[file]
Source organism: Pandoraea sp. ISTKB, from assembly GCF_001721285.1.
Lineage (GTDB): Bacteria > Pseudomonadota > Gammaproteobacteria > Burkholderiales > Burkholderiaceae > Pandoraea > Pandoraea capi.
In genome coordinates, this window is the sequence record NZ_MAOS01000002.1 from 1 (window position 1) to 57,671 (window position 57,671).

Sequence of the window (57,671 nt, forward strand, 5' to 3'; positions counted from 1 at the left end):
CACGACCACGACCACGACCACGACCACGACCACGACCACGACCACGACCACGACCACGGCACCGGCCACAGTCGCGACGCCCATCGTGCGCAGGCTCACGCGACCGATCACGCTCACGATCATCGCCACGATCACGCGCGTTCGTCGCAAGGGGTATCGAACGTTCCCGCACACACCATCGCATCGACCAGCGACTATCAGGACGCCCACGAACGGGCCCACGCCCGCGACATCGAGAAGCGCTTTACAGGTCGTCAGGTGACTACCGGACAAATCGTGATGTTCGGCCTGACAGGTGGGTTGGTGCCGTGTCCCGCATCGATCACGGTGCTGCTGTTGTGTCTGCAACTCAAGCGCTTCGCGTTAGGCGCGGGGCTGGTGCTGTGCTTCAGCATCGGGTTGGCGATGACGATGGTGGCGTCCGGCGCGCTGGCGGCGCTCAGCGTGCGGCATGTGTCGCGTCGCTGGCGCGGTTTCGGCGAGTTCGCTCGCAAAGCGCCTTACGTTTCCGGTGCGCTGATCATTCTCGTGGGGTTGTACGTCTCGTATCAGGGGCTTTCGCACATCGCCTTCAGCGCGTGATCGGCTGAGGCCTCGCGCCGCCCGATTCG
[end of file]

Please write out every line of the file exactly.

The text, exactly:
Source organism: Pandoraea sp. ISTKB, from assembly GCF_001721285.1.
Lineage (GTDB): Bacteria > Pseudomonadota > Gammaproteobacteria > Burkholderiales > Burkholderiaceae > Pandoraea > Pandoraea capi.
In genome coordinates, this window is the sequence record NZ_MAOS01000002.1 from 1 (window position 1) to 57,671 (window position 57,671).

Sequence of the window (57,671 nt, forward strand, 5' to 3'; positions counted from 1 at the left end):
CACGACCACGACCACGACCACGACCACGACCACGACCACGACCACGACCACGACCACGGCACCGGCCACAGTCGCGACGCCCATCGTGCGCAGGCTCACGCGACCGATCACGCTCACGATCATCGCCACGATCACGCGCGTTCGTCGCAAGGGGTATCGAACGTTCCCGCACACACCATCGCATCGACCAGCGACTATCAGGACGCCCACGAACGGGCCCACGCCCGCGACATCGAGAAGCGCTTTACAGGTCGTCAGGTGACTACCGGACAAATCGTGATGTTCGGCCTGACAGGTGGGTTGGTGCCGTGTCCCGCATCGATCACGGTGCTGCTGTTGTGTCTGCAACTCAAGCGCTTCGCGTTAGGCGCGGGGCTGGTGCTGTGCTTCAGCATCGGGTTGGCGATGACGATGGTGGCGTCCGGCGCGCTGGCGGCGCTCAGCGTGCGGCATGTGTCGCGTCGCTGGCGCGGTTTCGGCGAGTTCGCTCGCAAAGCGCCTTACGTTTCCGGTGCGCTGATCATTCTCGTGGGGTTGTACGTCTCGTATCAGGGGCTTTCGCACATCGCCTTCAGCGCGTGATCGGCTGAGGCCTCGCGCCGCCCGATTCG